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Adam Alexander

Adam Alexander

Consumer Lawyer Michigan
  • Consumer Law, Criminal Law, Foreclosure Defense...
  • Michigan
Claimed Lawyer ProfileQ&ASocial Media

The Alexander Law Firm specializes Fair Debt Collection Practices Act, (FDCPA), Fair Credit Reporting Act, (FCRA), Michigan Lemon, Debtor Defense, Spot Delivery and “Yo-Yo” cases, Telephone Consumer Protection Act, (TCPA), and other consumer protection and employment cases. Attorneys on staff also handle criminal defense cases of any kind. We have the experience and tools necessary defend you, prosecute debt collectors, creditors and furnishers of credit who are harassing consumers and derogating their credit reports.

Practice Areas
  • Consumer Law
  • Criminal Law
  • Foreclosure Defense
  • DUI & DWI
  • Free Consultation
  • Credit Cards Accepted
  • Contingent Fees
    Most consumer cases involve "fee-shifting" laws that allow me to recover attorney fees from the Defendant(s)
Jurisdictions Admitted to Practice
6th Circuit
  • English: Spoken, Written
Professional Experience
Alexander Law Firm
- Current
Michigan State University
Michigan State University
B.A. / Pre-Law (1988)
Professional Associations
National Association of Consumer Advocates
- Current
Michigan State Bar # 53584
- Current
Articles & Publications
How To Dispute Inaccurate Credit
Speaking Engagements
Ask The Lawyer, Community House, 380 S Bates St, Birmingham, Michigan
Ask the Lawyer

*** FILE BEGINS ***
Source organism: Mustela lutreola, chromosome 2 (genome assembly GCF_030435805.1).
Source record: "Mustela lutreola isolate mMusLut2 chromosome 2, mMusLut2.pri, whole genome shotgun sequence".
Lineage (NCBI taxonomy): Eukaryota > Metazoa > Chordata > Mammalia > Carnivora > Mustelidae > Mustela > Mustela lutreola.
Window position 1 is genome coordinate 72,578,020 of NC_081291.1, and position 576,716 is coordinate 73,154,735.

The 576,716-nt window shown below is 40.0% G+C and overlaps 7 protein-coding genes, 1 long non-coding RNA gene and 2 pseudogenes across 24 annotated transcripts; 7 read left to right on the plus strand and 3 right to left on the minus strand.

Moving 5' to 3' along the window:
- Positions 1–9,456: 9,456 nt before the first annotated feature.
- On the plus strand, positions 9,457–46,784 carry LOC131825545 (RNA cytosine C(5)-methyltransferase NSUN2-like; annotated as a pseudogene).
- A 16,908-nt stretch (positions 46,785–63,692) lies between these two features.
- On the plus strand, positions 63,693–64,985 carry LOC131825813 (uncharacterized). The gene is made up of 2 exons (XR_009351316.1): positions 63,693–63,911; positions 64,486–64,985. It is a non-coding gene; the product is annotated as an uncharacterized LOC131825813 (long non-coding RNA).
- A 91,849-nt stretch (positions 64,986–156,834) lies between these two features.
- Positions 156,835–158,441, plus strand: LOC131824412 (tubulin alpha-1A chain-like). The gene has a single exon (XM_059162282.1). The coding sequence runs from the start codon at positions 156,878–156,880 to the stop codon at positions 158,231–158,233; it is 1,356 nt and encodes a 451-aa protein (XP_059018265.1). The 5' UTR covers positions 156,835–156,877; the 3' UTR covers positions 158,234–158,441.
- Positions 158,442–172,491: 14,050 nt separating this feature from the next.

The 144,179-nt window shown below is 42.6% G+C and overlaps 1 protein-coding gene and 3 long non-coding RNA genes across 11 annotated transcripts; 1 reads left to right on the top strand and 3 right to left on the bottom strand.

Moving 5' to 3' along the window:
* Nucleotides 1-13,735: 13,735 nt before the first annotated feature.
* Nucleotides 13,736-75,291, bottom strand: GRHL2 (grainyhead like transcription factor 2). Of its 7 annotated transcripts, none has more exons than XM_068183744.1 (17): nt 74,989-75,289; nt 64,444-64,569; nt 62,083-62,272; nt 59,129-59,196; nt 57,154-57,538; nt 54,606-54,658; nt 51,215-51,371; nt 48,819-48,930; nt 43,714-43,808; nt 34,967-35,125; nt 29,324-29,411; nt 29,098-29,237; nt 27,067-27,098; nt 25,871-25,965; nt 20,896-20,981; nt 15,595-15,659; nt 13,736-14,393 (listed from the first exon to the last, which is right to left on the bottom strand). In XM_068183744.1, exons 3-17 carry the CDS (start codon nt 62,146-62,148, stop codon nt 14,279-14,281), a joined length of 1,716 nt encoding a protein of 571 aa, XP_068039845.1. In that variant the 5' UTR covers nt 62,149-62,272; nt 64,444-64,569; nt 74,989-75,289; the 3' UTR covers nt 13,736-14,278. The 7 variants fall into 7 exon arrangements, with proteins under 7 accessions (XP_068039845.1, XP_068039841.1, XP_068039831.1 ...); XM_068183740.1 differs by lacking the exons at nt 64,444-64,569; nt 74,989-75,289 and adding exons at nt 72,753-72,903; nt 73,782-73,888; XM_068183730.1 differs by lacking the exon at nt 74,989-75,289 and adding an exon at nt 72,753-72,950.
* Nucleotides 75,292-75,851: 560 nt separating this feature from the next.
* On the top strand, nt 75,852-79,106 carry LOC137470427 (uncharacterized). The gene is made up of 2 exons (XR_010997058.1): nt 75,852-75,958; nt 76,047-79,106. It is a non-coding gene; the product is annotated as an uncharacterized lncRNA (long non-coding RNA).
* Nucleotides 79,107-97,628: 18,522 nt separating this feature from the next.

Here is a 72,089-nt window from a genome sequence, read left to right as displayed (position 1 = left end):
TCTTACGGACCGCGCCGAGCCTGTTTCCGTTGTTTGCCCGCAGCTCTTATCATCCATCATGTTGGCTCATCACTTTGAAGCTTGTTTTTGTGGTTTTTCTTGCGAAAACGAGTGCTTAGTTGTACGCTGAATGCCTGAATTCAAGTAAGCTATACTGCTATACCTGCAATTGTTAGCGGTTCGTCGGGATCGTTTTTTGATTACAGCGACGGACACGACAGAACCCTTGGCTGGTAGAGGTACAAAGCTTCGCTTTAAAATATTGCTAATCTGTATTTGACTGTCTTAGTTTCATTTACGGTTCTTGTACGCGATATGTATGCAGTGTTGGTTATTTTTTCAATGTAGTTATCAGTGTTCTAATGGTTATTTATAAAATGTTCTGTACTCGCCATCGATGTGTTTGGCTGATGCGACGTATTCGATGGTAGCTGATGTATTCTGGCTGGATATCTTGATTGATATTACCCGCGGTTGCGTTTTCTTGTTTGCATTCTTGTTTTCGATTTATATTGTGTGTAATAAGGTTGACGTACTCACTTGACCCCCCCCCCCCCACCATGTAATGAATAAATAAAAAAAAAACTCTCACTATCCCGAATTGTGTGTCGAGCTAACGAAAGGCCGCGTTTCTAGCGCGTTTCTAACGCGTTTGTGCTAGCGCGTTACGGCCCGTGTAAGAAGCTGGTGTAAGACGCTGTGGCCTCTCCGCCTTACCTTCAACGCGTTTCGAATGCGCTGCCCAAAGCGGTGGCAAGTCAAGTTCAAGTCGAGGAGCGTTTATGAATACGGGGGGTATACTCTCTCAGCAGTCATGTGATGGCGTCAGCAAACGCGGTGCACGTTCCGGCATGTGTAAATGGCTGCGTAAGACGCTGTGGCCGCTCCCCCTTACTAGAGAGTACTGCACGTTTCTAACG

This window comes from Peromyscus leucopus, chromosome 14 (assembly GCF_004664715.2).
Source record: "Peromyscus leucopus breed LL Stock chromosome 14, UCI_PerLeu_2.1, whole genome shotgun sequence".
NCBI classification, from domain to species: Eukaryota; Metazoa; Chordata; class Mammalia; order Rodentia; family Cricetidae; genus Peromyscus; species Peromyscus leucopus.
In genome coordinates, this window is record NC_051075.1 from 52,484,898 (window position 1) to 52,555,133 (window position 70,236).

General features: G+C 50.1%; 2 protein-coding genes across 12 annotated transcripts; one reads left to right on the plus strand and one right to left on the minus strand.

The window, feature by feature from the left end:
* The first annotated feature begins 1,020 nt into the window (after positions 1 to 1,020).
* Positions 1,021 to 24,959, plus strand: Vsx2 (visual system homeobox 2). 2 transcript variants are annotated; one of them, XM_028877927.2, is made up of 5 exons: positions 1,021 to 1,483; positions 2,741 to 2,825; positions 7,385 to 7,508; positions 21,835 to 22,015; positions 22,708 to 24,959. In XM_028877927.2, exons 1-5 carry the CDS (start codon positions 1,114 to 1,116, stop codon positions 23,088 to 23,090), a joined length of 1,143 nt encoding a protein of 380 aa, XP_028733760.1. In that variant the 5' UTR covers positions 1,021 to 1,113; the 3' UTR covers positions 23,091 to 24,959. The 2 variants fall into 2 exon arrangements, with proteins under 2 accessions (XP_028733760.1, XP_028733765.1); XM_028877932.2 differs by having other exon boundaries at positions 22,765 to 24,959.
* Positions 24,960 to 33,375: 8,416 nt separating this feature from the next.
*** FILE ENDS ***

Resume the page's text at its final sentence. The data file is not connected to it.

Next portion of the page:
Open community event to provide an opportunity for Michigan residents to consult with local attorneys regarding various legal issues
National Association of Consumer Advocates
Websites & Blogs
Legal Answers
11 Questions Answered

Q. can a bank bounce a check in wrote when I had deposited the funds (check in my account 2 days prior) and the check
A: I suggest you get a copy of all your bank transactions from one week prior to the incident to one week after the incident. Then contact a consumer lawyer in your area and provide him/her with a detailed summary of events and a copy of the bank transactions. Essentially, more information is needed to provide an accurate answer to your question.
Q. T Mobile owes me over 200 for a defective phone that I returned to them & they charged me for it. It's been 5 months.
A: I suggest small claims court. It is inexpensive and you can recover your filing fee as well. The hearing is relatively informal so you do not have to know legal terminology. Remember "The People's Court" with Judge Wapner? Same concept. Bring your evidence and be ready to argue. There is a chance that T-Mobile will remove your case to the general docket after you file the small claims form. In that case, you may wish to see a lawyer.
Q. I lost my Home in Oakland County to tax foreclosure I have money to pay now is can I appeal
A: I suggest you contact Michigan's Step Forward program to see if they can help. The link is here: You should also contact the Michigan Treasurer's office to see if they can point you in the right direction. You still may have redemption rights but tax foreclosure fees and levies are hefty.
Q. I was accused of malicious destruction of private property.
A: Are there any other witnesses? If it's a "he said, she said" situation, the court generally sides with whatever the police officer says. A lawyer is going to want to have some additional information to help you regarding this incident. I suggest you get a consultation with a criminal lawyer and set up a phone call.
Q. I recently got a judgement against me for a loan that someone gave me on their credit card